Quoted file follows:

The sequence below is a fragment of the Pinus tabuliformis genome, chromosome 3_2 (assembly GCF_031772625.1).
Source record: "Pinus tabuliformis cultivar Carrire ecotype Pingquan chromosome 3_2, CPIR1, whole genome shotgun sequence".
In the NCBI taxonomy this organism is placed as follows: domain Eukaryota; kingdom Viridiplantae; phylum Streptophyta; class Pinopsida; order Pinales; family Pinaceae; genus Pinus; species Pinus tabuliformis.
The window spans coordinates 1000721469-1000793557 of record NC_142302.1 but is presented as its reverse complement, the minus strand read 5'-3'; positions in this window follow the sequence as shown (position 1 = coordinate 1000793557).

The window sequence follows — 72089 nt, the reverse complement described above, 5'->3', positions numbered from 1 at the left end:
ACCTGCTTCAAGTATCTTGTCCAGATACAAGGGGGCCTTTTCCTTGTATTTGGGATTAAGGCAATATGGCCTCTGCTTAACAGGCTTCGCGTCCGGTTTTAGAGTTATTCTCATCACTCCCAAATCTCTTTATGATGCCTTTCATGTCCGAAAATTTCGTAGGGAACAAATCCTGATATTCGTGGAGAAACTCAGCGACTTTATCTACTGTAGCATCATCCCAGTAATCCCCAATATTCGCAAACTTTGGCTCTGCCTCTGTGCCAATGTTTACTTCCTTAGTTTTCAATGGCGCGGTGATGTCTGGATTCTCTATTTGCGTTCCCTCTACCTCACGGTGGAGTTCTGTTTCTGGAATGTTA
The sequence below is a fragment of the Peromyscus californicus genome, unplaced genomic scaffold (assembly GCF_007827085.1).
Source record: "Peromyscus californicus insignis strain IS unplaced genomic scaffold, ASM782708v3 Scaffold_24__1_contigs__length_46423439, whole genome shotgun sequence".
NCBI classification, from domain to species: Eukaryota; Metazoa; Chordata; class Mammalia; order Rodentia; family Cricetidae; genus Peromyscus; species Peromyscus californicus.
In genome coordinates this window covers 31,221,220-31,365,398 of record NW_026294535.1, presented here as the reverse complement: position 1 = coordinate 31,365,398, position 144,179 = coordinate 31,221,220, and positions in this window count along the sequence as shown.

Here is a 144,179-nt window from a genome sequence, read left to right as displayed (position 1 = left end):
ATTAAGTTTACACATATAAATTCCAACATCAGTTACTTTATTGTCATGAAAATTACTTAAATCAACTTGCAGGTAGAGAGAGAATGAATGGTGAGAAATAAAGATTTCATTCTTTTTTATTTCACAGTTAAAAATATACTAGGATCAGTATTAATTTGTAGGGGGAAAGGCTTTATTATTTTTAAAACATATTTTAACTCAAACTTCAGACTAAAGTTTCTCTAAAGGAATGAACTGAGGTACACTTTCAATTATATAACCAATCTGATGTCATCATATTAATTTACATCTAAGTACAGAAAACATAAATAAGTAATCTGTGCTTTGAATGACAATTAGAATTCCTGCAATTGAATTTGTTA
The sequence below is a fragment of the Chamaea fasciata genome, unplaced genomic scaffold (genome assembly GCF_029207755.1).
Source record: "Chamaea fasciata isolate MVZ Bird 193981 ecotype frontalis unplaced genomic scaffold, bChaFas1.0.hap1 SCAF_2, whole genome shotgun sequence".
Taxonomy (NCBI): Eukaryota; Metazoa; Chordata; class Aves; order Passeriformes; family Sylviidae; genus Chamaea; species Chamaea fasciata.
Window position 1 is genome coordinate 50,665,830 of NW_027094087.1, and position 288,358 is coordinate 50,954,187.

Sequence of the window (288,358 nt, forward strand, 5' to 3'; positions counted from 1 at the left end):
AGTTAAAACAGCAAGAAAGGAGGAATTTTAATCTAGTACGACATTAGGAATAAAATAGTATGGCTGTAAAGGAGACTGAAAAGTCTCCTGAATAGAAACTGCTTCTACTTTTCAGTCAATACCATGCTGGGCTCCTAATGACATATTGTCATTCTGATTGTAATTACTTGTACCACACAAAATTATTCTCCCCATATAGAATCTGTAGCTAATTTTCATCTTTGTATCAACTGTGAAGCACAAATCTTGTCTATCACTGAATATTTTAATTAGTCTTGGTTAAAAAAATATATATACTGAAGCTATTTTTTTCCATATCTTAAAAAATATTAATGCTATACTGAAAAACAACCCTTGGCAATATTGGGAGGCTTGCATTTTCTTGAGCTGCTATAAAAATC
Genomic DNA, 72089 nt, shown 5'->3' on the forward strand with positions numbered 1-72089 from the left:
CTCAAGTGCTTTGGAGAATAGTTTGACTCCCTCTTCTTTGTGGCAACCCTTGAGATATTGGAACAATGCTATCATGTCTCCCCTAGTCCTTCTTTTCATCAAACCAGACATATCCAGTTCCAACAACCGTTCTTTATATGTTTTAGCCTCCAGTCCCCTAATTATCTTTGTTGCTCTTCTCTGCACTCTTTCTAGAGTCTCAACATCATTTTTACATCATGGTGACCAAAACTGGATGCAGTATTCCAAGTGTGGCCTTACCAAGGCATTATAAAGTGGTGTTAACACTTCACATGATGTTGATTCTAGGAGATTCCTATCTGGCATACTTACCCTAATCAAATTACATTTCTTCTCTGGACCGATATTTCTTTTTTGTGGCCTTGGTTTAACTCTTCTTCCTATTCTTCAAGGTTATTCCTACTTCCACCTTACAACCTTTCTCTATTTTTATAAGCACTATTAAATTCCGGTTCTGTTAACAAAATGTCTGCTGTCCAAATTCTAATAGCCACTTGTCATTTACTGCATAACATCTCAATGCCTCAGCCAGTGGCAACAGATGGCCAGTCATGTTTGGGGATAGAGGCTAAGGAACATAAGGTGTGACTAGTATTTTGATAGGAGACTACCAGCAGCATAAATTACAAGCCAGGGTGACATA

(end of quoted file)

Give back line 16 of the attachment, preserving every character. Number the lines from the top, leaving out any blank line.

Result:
Window position 1 is genome coordinate 50,665,830 of NW_027094087.1, and position 288,358 is coordinate 50,954,187.